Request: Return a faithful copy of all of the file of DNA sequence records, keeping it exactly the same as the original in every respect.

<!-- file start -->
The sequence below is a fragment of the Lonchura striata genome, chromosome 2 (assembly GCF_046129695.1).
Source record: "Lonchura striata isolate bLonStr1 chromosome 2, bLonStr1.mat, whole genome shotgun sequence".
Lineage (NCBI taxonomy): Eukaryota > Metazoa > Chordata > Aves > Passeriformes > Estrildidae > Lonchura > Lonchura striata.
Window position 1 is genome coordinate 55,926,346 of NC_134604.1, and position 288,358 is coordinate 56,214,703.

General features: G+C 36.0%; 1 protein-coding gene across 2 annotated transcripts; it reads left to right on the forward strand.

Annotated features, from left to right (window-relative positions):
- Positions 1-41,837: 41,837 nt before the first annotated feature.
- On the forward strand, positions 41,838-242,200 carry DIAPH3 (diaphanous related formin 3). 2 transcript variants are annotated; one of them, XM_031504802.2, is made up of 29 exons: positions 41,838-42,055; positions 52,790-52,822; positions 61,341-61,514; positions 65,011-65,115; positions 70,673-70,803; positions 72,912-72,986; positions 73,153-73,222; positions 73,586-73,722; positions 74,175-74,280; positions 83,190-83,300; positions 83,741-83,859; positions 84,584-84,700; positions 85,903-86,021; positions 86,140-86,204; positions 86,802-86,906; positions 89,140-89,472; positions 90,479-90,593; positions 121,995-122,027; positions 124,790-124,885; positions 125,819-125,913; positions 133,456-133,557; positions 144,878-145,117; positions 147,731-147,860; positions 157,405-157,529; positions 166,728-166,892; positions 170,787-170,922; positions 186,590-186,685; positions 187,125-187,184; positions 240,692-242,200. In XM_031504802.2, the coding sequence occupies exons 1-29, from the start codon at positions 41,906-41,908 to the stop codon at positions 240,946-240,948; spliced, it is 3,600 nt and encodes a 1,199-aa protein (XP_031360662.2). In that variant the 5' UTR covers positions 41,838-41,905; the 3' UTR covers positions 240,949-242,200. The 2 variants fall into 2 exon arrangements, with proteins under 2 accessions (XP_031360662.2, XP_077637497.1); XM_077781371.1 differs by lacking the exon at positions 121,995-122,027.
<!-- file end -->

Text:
The sequence below is a fragment of the Lonchura striata genome, chromosome 2 (assembly GCF_046129695.1).
Source record: "Lonchura striata isolate bLonStr1 chromosome 2, bLonStr1.mat, whole genome shotgun sequence".
Lineage (NCBI taxonomy): Eukaryota > Metazoa > Chordata > Aves > Passeriformes > Estrildidae > Lonchura > Lonchura striata.
Window position 1 is genome coordinate 55,926,346 of NC_134604.1, and position 288,358 is coordinate 56,214,703.

General features: G+C 36.0%; 1 protein-coding gene across 2 annotated transcripts; it reads left to right on the forward strand.

Annotated features, from left to right (window-relative positions):
- Positions 1-41,837: 41,837 nt before the first annotated feature.
- On the forward strand, positions 41,838-242,200 carry DIAPH3 (diaphanous related formin 3). 2 transcript variants are annotated; one of them, XM_031504802.2, is made up of 29 exons: positions 41,838-42,055; positions 52,790-52,822; positions 61,341-61,514; positions 65,011-65,115; positions 70,673-70,803; positions 72,912-72,986; positions 73,153-73,222; positions 73,586-73,722; positions 74,175-74,280; positions 83,190-83,300; positions 83,741-83,859; positions 84,584-84,700; positions 85,903-86,021; positions 86,140-86,204; positions 86,802-86,906; positions 89,140-89,472; positions 90,479-90,593; positions 121,995-122,027; positions 124,790-124,885; positions 125,819-125,913; positions 133,456-133,557; positions 144,878-145,117; positions 147,731-147,860; positions 157,405-157,529; positions 166,728-166,892; positions 170,787-170,922; positions 186,590-186,685; positions 187,125-187,184; positions 240,692-242,200. In XM_031504802.2, the coding sequence occupies exons 1-29, from the start codon at positions 41,906-41,908 to the stop codon at positions 240,946-240,948; spliced, it is 3,600 nt and encodes a 1,199-aa protein (XP_031360662.2). In that variant the 5' UTR covers positions 41,838-41,905; the 3' UTR covers positions 240,949-242,200. The 2 variants fall into 2 exon arrangements, with proteins under 2 accessions (XP_031360662.2, XP_077637497.1); XM_077781371.1 differs by lacking the exon at positions 121,995-122,027.